Skip to main content

How to Register Voters

Energize the democratic process by learning how to register voters in your community and you will strengthen your hometown's political voice, proving the power of the vote.


  • Step 1: Learn the rules Learn your local, state, and national rules for how to register voters by contacting your city, township, or county clerk's office.
  • TIP: Failing to follow voter registration laws may result in disqualified votes.
  • Step 2: Obtain voter application forms Obtain voter application forms from local election officials, download them from state websites, or download the National Registration Form from the Federal Election Commission website.
  • Step 3: Develop an outreach plan Develop an outreach plan determining how you will register voters. Go door-to-door or set up a registration table at a popular gathering place.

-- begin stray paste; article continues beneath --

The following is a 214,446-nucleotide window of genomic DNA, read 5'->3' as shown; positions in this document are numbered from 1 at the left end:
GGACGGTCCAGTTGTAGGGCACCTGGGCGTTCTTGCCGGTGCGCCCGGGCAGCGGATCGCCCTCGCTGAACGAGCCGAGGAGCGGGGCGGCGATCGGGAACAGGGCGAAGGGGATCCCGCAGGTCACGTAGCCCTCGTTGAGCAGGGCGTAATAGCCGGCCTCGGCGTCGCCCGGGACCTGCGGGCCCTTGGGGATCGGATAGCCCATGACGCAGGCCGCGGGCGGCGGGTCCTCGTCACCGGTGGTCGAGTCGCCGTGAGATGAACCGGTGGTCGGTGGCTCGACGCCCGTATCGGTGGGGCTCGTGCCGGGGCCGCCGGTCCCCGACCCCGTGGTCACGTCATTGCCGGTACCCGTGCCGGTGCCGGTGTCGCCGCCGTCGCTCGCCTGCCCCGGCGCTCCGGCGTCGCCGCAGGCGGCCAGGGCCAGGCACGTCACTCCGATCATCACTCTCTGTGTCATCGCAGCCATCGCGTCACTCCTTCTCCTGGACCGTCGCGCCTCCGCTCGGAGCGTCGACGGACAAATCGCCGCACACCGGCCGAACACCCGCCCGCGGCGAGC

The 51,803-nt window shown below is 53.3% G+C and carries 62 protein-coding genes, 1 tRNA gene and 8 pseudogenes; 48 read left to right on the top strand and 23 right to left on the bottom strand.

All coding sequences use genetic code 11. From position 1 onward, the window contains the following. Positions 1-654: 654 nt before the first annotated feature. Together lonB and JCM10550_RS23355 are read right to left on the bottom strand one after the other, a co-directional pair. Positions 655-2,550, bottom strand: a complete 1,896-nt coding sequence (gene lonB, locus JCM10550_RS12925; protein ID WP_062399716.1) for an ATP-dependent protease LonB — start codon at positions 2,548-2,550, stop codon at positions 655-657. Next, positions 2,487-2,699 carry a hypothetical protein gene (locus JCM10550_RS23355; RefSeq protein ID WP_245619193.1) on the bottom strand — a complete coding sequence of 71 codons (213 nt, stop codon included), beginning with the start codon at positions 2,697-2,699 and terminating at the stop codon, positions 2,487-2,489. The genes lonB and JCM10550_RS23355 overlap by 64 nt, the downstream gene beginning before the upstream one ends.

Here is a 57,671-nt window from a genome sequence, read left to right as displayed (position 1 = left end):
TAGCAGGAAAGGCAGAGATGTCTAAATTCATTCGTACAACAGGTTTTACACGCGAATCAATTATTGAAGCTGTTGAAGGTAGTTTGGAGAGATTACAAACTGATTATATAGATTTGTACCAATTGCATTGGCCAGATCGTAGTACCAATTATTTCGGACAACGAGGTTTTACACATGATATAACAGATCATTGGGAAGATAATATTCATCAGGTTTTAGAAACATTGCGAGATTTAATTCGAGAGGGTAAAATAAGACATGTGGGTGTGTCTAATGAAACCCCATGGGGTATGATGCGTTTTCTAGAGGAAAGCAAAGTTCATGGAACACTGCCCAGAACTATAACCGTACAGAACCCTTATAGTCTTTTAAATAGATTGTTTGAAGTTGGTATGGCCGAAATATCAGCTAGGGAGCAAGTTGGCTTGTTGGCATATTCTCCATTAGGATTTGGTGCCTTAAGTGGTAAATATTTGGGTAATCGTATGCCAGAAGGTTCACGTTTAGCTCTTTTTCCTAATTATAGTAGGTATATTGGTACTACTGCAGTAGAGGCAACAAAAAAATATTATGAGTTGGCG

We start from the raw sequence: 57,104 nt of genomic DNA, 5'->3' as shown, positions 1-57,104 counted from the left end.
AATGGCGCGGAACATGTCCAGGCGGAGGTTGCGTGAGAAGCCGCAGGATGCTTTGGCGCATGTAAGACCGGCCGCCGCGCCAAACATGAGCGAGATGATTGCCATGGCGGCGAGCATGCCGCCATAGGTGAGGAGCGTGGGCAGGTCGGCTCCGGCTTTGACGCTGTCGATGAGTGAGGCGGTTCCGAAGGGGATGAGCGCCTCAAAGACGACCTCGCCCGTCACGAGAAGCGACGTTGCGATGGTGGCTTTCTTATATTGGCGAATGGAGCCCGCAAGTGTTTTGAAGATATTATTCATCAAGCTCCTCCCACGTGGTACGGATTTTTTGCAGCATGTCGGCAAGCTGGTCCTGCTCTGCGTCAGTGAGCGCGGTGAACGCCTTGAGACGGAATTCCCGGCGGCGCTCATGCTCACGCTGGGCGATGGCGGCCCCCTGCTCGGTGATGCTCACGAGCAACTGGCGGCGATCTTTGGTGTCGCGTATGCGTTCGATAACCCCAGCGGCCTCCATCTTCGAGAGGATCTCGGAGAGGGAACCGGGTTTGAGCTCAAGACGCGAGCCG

• TIP: Voter registration drives must be nonpartisan and focused only on the voting process.
  • Step 4: Know your deadline Know your registration deadlines which vary from 30 days before an election in Michigan, Texas, and other states, to 15 days prior to voting in California, and at the poll in other states.
  • TIP: Offer new voters information on where and when they can vote.
  • Step 5: Review completed applications Review completed applications, making sure all form questions are answered, and that the new voter has valid id, usually a drivers license or social security number.
  • Step 6: Deliver completed applications Deliver completed applications to the appropriate election official, complying with local rules to ensure the citizens' place on the voter roll and to secure their vote.
  • Step 7: Encourage self-registration Encourage self-registration by setting up a booth or table to provide potential voters computer access to registration sites. Now, stand tall knowing you have supported fellow citizens in gaining a political voice.
  • FACT: Wyoming became the first state to allow women the right to vote when the territory won statehood in 1890.

You Will Need

  • Internet access
  • Voter registration forms
  • Outreach plan
  • Unregistered potential voters
  • Booth or table
  • Voting schedules and locations (optional)

Popular Categories